Fine Needle Aspiration Cytology - Other Body Sites

Other Body Sites
Michele M. Weir, MD, FRCP


This section deals with fine needle aspiration biopsies (FNAB) from kidney, adrenal gland, gonads, bone and soft tissue.

Kidney FNAB
FNAB of a renal mass is an uncommon procedure, since most patients with a renal mass go directly to resection. However, FNAB does play a role in the evaluation of a renal mass when:

  1. the imaging features are indeterminant for classification;
  2. the patient is not a surgical candidate; and
  3. surgical planning is required (kidney or ureter sparing surgery)

FNAB of renal tumors is reported to have a sensitivity of 79-92% a specificity of 92-99% and an overall diagnostic accuracy of 73-95%. Due to tumor heterogeneity and the importance of cytogenetic classification, definitive diagnosis for some renal neoplasms is best rendered on the histologic specimen. Some Hale’s colloidal iron negative oncocytic neoplasms may be difficult to further subtype on FNAB, and only a differential diagnosis should be rendered as a result.

In adults, the most common non-neoplastic cause of a renal mass is a renal cyst. Other lesions may include an abscess and xanthogranulomatous pyelonephritis. Among the renal neoplasms, the most common benign entity is oncocytoma and the most common malignant entity is a renal cell carcinoma (RCC). Other neoplasms include benign angiomyolipma and renal pelvis urothelial carcinoma.

Cytology of Kidney FNAB

  • Normal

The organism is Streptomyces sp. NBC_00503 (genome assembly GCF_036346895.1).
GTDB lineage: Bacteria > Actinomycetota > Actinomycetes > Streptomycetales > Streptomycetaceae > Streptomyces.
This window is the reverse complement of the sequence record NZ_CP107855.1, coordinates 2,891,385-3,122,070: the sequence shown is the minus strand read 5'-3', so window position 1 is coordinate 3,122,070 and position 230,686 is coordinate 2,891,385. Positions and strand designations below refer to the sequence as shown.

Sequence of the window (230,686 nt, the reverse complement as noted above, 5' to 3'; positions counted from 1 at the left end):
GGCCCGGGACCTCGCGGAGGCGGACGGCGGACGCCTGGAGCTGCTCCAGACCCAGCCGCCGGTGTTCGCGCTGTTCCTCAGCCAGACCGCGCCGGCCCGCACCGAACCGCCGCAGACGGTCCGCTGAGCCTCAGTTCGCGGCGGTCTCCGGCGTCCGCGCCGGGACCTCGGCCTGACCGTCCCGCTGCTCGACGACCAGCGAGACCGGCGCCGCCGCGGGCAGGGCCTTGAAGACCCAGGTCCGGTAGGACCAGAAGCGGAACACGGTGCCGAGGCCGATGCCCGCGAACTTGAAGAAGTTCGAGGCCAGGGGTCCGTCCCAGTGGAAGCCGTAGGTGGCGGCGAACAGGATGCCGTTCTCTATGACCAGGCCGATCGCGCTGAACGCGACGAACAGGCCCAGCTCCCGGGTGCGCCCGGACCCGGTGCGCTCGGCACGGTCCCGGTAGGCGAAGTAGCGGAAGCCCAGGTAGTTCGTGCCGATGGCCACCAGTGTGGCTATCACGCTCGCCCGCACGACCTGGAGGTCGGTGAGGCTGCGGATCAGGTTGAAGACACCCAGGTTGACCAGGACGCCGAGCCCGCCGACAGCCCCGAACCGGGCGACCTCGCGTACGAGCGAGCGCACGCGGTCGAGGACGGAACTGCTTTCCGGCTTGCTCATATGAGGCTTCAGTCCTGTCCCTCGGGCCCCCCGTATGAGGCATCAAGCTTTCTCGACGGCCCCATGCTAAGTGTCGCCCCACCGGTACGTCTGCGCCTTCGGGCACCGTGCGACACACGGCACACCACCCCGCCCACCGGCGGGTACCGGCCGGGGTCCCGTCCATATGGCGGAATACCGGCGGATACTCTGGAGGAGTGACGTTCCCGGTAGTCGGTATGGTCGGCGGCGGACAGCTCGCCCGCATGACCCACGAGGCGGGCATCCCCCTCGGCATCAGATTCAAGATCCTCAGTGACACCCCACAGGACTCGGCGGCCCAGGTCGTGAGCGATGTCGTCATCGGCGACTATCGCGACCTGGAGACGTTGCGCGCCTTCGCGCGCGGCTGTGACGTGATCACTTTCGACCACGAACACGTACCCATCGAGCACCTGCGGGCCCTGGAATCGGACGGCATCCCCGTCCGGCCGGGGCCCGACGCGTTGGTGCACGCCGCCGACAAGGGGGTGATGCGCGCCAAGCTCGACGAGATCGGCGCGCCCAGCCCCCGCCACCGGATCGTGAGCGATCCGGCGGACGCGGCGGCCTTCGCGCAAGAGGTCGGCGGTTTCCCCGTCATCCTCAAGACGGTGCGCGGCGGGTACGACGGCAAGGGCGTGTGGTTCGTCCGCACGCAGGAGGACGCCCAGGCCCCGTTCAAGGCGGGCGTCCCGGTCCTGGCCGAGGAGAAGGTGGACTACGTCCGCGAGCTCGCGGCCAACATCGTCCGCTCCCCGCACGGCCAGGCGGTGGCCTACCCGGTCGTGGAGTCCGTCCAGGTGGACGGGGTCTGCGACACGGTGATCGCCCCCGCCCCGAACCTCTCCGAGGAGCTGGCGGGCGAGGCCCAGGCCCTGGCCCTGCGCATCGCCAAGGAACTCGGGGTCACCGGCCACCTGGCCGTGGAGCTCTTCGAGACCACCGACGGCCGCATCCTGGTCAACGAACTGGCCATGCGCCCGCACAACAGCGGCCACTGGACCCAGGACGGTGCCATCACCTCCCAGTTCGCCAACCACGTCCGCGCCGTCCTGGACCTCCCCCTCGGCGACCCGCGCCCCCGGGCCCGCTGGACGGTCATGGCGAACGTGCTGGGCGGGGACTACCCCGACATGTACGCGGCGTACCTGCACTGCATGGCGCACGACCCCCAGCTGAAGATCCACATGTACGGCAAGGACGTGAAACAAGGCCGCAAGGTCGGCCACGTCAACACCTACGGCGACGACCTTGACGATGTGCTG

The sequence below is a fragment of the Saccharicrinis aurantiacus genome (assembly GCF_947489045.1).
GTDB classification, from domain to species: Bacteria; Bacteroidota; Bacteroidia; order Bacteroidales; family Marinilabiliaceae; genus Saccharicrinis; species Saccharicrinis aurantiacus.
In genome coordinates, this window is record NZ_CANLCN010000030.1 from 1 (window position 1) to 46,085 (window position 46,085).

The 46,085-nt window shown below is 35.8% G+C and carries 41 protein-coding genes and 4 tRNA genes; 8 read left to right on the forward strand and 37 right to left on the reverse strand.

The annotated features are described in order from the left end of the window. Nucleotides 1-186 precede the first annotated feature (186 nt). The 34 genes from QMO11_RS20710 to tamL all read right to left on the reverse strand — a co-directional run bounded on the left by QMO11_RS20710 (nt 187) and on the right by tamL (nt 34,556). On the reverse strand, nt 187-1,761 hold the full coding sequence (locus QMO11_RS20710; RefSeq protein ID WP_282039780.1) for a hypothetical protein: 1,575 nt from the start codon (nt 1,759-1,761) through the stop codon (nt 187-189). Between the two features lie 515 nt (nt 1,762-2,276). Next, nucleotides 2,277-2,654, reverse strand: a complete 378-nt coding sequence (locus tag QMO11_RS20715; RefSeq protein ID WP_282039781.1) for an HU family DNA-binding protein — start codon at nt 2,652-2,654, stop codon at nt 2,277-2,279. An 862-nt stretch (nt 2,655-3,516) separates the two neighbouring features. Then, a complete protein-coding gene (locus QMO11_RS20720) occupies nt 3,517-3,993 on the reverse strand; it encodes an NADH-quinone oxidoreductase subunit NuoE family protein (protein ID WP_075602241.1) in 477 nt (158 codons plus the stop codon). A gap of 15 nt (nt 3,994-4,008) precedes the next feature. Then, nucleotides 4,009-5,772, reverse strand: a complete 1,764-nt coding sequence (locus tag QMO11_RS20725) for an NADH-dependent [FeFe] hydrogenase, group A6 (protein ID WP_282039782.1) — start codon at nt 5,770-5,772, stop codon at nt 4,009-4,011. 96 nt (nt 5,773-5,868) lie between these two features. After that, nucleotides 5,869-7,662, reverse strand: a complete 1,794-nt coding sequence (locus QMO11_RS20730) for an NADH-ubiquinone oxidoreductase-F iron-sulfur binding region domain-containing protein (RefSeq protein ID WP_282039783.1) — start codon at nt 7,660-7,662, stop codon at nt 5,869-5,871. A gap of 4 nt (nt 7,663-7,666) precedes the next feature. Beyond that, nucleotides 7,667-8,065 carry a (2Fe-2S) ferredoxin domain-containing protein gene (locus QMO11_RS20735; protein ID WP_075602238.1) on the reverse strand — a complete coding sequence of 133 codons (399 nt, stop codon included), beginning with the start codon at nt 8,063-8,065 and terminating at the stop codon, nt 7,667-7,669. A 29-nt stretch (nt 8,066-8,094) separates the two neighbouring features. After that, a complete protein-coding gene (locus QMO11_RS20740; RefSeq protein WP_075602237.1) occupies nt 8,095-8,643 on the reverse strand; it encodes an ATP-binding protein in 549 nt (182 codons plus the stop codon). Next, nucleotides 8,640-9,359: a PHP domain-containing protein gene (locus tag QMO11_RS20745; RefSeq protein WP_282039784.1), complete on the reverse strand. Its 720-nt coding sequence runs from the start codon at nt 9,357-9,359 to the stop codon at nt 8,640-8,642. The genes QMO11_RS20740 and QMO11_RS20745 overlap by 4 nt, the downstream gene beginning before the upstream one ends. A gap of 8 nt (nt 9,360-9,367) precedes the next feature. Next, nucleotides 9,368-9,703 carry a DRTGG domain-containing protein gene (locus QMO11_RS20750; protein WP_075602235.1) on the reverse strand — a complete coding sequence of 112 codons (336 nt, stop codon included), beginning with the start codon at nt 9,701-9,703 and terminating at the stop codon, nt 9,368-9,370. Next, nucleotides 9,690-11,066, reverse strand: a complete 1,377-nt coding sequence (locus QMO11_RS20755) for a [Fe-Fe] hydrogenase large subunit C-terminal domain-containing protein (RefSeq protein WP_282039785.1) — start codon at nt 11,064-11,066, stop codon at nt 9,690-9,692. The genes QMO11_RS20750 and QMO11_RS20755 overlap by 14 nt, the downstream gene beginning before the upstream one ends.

• Low Cellularity Sample
    • Isolated Cells, or Small Groups
    • Glomeruli:
      • capillary loops, spindled and round cells
      • no atypia, no spherules or papillae (unlike papillary RCC)
      • cellular globular structures
      • mimic: papillary RCC
    • Proximal Convoluted Tubule (PCT):
      • tubules and sheets
      • abundant granular cytoplasm
      • ill-defined fragile cytoplasm without cell borders (unlike oncocytoma)
      • bland nucleus, prominent nucleolus
      • mimics: oncocytoma, RCC
    • Distal Convoluted Tubule/collecting Duct (DCT/CD):
      • tubules, flat sheets (unlike RCC)
      • well-defined cytoplasm, smaller cells
      • no vacuoles (unlike RCC)
      • no nucleolus
      • mimic: RCC
  • Oncocytoma
    • Clean Background
    • Dyshesive Single Cells or Loose Clusters, No Stripped Nuclei
    • Rarely in Large Groups (Unlike RCC)
    • Small Uniform Nuclei, Smooth Borders (Unlike RCC)
    • Focal Nuclear Atypia, Binucleation, Inconspicuous Nucleoli
    • Abundant Uniformly Granular Well-defined Cytoplasm
    • No Vacuoles (Unlike RCC)
    • Sharp Well Defined Cell Border (Unlike PCT Cells)
    • Vimentin Negative, Cytokeratin 8/18 Positive (Use Biotin Block)
    • Hale’s Colloidal Iron Negative, or Perinuclear/atypical Staining Present
    • Electron Microscopy: Mitochondria
    • MIMICS: PCT, Chromophobe RCC, Conventional RCC with Granular Cytoplasm
  • Renal Cell Carcinoma
    • Conventional/common/clear Cell Type (CRCC)
      • clean or necrotic background
      • cohesive monolayered sheets (unlike oncocytoma)
      • prominent branching capillaries
      • rare single cells (low grade) → more single cells and stripped nuclei (higher grades) (unlike oncocytoma)
      • bland nuclei, no nucleoli (low grade)
      • larger atypical nuclei, some bizarre, nucleoli prominent (higher grade), (unlike oncocytoma, chromophobe RCC)
      • eccentric nucleus, extruded from cells
      • more uniform nuclei than chromophobe RCC
      • foamy vacuolated cytoplasm (unlike ONC and normal)
      • clear, or granular (not uniform) abundant cytoplasm (low N/C ratio)
      • intracytoplasmic Mallory-like bodies
      • vimentin, cytokeratin positive (use biotin block)
      • Hale’s colloidal iron negative
      • electron microscopy: glycogen, lipid; mitochondria in some
      • MIMICS: distal convoluted tubule and collecting duct, oncocytoma, chromophobe RCC
    • Chromophobe Type
      • clean background